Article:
Electric bicycles (E-bikes) are growing in popularity as an alternative mode of transportation. E-bikes are great for one’s health, help reduce air and noise pollution, and they’re fun to ride! Even though they appear new, e-bikes have been around since the late 1890s!¹ The modern e-bike came to the scene in the 1990s. Since then, people have been switching to e-bikes as a more accessible way to exercise than a regular pedal-powered bike and as a replacement for car trips!²
What is an E-bike?
- Electric bicycles (E-bikes) are either road, mountain, or cargo bikes with a battery-powered motor that assists with the pedaling power. E-bikes give you the ability to cover multiple miles with minimal effort and can reach speeds up to 28 miles per hour. E-bikes can help riders of different abilities and ages cover longer distances and hills that they otherwise would not be able to.
- There are three classifications of E-bikes:
- Class 1: A bike equipped with a motor that assists the rider only when pedaling. This type of E-bike reaches a top speed of 20 Mph with the pedal assist.
- Class 2: A bike equipped with a motor activated with a throttle that provides a boost. This type of E-bike reaches a top speed of 20 Mph with the throttle
- Class 3: A bike equipped with a motor that assists the rider only when pedaling, up to a top speed of 28 Mph
Price, Range and Battery
- Entry level e-bikes cost about $1,500 and high end e-bikes can cost $8,000+
- E-bike range depends on a variety of factors including: speed of the bike, rider weight, terrain style, wind conditions, tire choice
- Range also varies depending on the brand and model of an e-bike, the power outage and battery type, and capacity.
- Bosch has an E-Bike Range Calculator³ that can help you estimate the range of your E-bike based on a variety of factors.
- On average, an electric bike can go 25-50 miles on a single charge.⁴
- E-bike batteries can be charged from a standard wall outlet, and many models allow you to remove the battery for charging or replace it with a longer range battery.
- Most modern e-bikes use lithium-ion batteries, which are the same batteries that power most electric vehicles.
- The capacity of an e-bike battery is measured in amp hours (Ah) or watt hours (Wh)
Which Type of E-Bike is Right for Me?
- Perfect for the person who wants a sweat-free commute to work, does bike-accessible errands around town, or enjoys city riding.
- In Colorado, E-bikes are regulated just like bicycles; the same rules of the road apply to both E-bikes and human-powered bikes.
- Colorado recognizes the Class 1, 2, 3 classifications of E-bikes.
- Riders of Class 3 E-bikes under 21 years of age must wear a helmet. Persons under 16 years of age may not ride a Class 3 E-bike.
- Local governments have the authority to restrict the use of E-bikes under motor power on bike paths. When in doubt, check with your town, city, or county for local rules and regulations.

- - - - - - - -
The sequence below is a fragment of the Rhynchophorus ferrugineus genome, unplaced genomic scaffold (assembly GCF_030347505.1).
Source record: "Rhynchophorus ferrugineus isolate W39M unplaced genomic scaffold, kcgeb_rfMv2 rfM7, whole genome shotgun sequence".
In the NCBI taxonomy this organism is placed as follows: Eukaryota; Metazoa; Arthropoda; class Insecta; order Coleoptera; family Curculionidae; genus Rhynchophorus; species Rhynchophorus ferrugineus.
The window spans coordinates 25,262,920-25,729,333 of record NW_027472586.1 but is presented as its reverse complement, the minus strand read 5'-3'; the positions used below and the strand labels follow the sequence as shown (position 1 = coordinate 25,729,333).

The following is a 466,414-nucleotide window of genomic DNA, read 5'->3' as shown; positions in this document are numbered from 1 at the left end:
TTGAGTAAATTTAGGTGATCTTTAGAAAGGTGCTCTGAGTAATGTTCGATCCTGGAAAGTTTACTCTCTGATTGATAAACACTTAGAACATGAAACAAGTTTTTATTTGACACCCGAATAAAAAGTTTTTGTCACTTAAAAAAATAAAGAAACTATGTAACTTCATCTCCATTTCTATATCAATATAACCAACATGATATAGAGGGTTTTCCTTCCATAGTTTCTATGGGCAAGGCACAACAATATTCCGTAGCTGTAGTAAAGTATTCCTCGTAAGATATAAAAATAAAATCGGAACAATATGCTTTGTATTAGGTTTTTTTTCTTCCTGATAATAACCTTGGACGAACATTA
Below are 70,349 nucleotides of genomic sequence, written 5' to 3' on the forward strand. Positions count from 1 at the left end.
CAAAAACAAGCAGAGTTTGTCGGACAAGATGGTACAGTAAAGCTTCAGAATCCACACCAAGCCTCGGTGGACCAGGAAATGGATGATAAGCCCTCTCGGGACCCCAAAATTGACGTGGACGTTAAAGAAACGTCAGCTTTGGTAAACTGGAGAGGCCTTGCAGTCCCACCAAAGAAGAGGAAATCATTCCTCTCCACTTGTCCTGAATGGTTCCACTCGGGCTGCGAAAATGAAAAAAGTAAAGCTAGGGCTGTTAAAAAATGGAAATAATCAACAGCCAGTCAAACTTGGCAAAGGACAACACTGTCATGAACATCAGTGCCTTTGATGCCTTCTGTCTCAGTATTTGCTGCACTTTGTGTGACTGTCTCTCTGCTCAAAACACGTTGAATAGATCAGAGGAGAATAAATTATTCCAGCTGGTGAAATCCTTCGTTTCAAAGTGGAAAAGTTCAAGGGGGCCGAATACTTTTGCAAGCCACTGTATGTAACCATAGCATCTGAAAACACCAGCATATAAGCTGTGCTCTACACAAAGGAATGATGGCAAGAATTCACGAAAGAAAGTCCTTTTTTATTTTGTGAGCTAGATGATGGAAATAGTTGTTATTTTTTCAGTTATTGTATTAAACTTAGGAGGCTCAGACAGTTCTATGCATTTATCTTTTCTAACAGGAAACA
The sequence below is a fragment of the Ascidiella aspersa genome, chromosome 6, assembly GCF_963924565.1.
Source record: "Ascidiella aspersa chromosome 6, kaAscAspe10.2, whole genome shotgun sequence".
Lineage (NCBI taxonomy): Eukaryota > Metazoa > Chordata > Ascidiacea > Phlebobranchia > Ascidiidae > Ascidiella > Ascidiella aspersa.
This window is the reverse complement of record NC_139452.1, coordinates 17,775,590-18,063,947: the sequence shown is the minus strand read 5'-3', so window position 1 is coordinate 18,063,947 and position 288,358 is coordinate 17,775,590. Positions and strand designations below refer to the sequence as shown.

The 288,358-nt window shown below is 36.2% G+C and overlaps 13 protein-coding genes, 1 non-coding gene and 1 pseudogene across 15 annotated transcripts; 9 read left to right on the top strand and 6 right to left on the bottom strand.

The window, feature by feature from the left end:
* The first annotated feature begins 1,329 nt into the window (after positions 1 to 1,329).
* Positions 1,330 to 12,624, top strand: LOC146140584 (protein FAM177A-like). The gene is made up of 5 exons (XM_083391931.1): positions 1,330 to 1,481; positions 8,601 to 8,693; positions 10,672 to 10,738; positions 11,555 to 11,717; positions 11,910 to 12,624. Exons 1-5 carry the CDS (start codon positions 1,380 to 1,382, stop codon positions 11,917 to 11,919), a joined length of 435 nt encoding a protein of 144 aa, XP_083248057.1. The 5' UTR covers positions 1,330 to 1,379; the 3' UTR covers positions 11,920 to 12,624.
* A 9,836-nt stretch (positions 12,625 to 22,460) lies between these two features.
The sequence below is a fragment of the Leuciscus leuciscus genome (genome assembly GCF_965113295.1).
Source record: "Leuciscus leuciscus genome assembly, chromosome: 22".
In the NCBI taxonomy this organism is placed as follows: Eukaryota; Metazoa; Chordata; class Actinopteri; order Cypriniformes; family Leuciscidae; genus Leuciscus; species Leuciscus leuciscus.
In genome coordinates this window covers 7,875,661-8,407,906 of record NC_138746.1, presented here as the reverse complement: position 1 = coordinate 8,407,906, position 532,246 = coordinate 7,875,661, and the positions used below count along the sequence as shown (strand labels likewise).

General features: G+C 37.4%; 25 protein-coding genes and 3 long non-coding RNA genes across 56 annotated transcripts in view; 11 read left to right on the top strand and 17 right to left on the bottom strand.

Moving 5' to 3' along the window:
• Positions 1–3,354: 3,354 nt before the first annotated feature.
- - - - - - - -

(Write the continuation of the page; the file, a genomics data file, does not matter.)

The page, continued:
- The ideal bike for an off-road lover or someone who loves riding where the road bike doesn’t go.
- Electric mountain bikes (E-MTBs) have a mid-drive motor and battery attached to the frame for better weight distribution.
- E-MTBs are not allowed on all human-powered bike trails. Check with your local land management agency before riding your E-MTB on a designated trail.
- Federal: On federal lands, electric mountain bikes are considered motorized vehicles and have access to motorized trails. Contact the US Forest Service Rocky Mountain Regional Office or the Bureau of Land Management Colorado State Office for more information.
- E-MTBs typically come with front or full suspension.
- E-MTBs are one of the more costly e-bike types, ranging from $1,200 to $12,000 or higher.
- Cargo E-bikes are optimal for replacing car trips and can carry all types of cargo, including kids!
- Two basic types: Longtail and Frontbox
- Frontbox: cargo box between the rider and front wheel
- Longtail: Extended rear end of the bike to carry people or cargo.
- Prices range from $1,000 to $5,000 or higher
Torque is important if you plan on riding lots of hills or hauling heavy loads. The more torque your bike has, the better it will perform. Both types of motors have their own advantages and disadvantages. Talk to your local e-bike retailer to determine which type of e-bike is right for you.
- A hub motor sits on either the front or rear wheel. Hub motors are often less expensive and more versatile than central drive motors.
Mid Drive Motor
- A mid drive motor is incorporated on or next to the bottom bracket of the bicycle. Mid-drive motors tend to be smaller and lighter, with more torque than hub motors.
E-Bike Share Programs
Want to try an e-bike for yourself? Check out these Colorado programs!
We Cycle – Roaring Fork Valley
Holy Cross Energy rebate for eBike purchase – Roaring Fork and Eagle Valley
Pike Ride – Colorado Springs
e-Cycle to Own Program – Pueblo
Boulder B-Cycle – City of Boulder
Lyft and Lime – City of Denver
Spin – Fort Collins
Zagster Bikeshare – Meridian Metro District